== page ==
Movie Review: In America

By Larry Carlin
Movie Magazine International
Some of the finest cinematic gems that have arrived in America from the Emerald Isle over the past 15 years have come from writer/producer/director Jim Sheridan. His debut film, “My Left Foot,” won Oscars for actors Daniel Day-Lewis and Brenda Fricker. Some of his other works, such as “The Field,” “In The Name Of The Father,” and “The Boxer,” all garnered Oscar or Golden Globe nominations. And all of these films were made in Ireland after Sheridan had emigrated to the U.S. Now he has a new film, his first venture that was made “In America,” and this also happens to be the title of the movie.

“In America,” Johnny and Sarah are a young Irish couple who come to the U.S. searching for a new beginning while dealing with a personal tragedy. They enter the country via Canada in a beat-up old station wagon with their two young daughters, Christy and Ariel, in tow. They have little money, and they end up living in a run-down tenement in New York City inhabited by junkies, transvestites, and other odd characters. Johnny is a struggling actor who goes to auditions during the day while driving a cab at night, and Sarah finds work in a nearby ice cream shop. They struggle to make ends meet, Sarah becomes pregnant, and Johnny is in denial about the loss of their son Frankie. Yet Johnny and Sarah are abetted by the friendship of an unlikely neighbor, and they are propelled forward through difficult times, and, in an unusual setting, by the love of their spirited daughters and their wide-eyed innocence.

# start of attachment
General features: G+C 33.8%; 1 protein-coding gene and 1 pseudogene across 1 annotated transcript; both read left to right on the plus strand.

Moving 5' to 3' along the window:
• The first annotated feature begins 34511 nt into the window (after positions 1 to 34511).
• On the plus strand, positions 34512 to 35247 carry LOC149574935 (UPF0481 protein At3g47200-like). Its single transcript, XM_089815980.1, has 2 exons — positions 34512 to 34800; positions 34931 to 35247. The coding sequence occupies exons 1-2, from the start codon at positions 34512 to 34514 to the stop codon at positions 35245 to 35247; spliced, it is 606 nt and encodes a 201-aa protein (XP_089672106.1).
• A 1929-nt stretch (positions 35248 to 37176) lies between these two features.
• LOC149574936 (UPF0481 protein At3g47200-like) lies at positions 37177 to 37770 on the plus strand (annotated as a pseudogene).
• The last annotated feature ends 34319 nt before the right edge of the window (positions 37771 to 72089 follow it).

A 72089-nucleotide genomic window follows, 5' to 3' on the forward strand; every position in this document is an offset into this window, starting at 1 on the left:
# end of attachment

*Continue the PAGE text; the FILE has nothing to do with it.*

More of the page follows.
There are wonderful performances “In America” by Paddy Considine as Johnny, Samantha Morton as Sarah, and Djimon Hounsou as the mysterious neighbor Mateo. But the real scene-stealers are the real-life sisters, Sarah and Emma Bolger, who play the young girls. This film is also darling little Emma’s debut as an actor.

“In America” is about a family struggling to find its soul in a new land, and it is loosely based on Jim Sheridan’s own personal experiences. He came to New York from Ireland as a struggling actor in 1981 with his wife and two daughters, yet it was his brother Frankie, not his son, who died as a child. And many of the scenes in the movie were based directly on true events. Besides producing and directing, Sheridan also co-wrote the screenplay with two of his daughters, Naomi and Kirsten Sheridan.

It’s that time of year for holiday and action/adventure blockbuster flicks to be invading your local octaplex, and without marquee names in the cast this touching film about love, loss and rediscovery may not be that easy to find. But if you want to take your real-life family to a film based on real-life family experiences, you will have to search out “In America.”
More Information:
In America
Ireland - 2003